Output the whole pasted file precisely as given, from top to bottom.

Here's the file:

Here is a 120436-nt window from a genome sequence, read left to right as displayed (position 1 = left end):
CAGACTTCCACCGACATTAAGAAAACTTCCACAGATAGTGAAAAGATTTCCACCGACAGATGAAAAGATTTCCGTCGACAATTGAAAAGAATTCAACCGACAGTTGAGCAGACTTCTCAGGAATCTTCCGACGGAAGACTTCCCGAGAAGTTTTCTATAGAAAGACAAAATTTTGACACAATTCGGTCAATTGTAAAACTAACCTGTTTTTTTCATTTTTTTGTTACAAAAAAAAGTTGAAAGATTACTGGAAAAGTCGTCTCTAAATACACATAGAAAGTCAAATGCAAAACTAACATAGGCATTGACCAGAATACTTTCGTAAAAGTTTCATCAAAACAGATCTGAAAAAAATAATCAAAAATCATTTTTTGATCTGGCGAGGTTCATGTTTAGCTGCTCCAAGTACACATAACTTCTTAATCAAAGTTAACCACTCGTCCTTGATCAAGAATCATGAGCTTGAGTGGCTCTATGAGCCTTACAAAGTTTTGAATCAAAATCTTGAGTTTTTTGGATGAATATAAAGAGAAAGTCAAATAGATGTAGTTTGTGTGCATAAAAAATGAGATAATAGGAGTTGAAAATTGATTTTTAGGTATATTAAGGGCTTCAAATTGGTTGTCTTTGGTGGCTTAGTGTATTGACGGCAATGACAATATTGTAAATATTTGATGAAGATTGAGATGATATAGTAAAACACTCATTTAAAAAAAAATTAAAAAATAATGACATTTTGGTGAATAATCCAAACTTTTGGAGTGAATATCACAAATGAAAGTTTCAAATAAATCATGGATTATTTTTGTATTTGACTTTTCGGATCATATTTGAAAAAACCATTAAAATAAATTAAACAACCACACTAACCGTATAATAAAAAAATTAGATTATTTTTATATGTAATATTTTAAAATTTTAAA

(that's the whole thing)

Here is a 120436-nt window from a genome sequence, read left to right as displayed (position 1 = left end):
CAGACTTCCACCGACATTAAGAAAACTTCCACAGATAGTGAAAAGATTTCCACCGACAGATGAAAAGATTTCCGTCGACAATTGAAAAGAATTCAACCGACAGTTGAGCAGACTTCTCAGGAATCTTCCGACGGAAGACTTCCCGAGAAGTTTTCTATAGAAAGACAAAATTTTGACACAATTCGGTCAATTGTAAAACTAACCTGTTTTTTTCATTTTTTTGTTACAAAAAAAAGTTGAAAGATTACTGGAAAAGTCGTCTCTAAATACACATAGAAAGTCAAATGCAAAACTAACATAGGCATTGACCAGAATACTTTCGTAAAAGTTTCATCAAAACAGATCTGAAAAAAATAATCAAAAATCATTTTTTGATCTGGCGAGGTTCATGTTTAGCTGCTCCAAGTACACATAACTTCTTAATCAAAGTTAACCACTCGTCCTTGATCAAGAATCATGAGCTTGAGTGGCTCTATGAGCCTTACAAAGTTTTGAATCAAAATCTTGAGTTTTTTGGATGAATATAAAGAGAAAGTCAAATAGATGTAGTTTGTGTGCATAAAAAATGAGATAATAGGAGTTGAAAATTGATTTTTAGGTATATTAAGGGCTTCAAATTGGTTGTCTTTGGTGGCTTAGTGTATTGACGGCAATGACAATATTGTAAATATTTGATGAAGATTGAGATGATATAGTAAAACACTCATTTAAAAAAAAATTAAAAAATAATGACATTTTGGTGAATAATCCAAACTTTTGGAGTGAATATCACAAATGAAAGTTTCAAATAAATCATGGATTATTTTTGTATTTGACTTTTCGGATCATATTTGAAAAAACCATTAAAATAAATTAAACAACCACACTAACCGTATAATAAAAAAATTAGATTATTTTTATATGTAATATTTTAAAATTTTAAA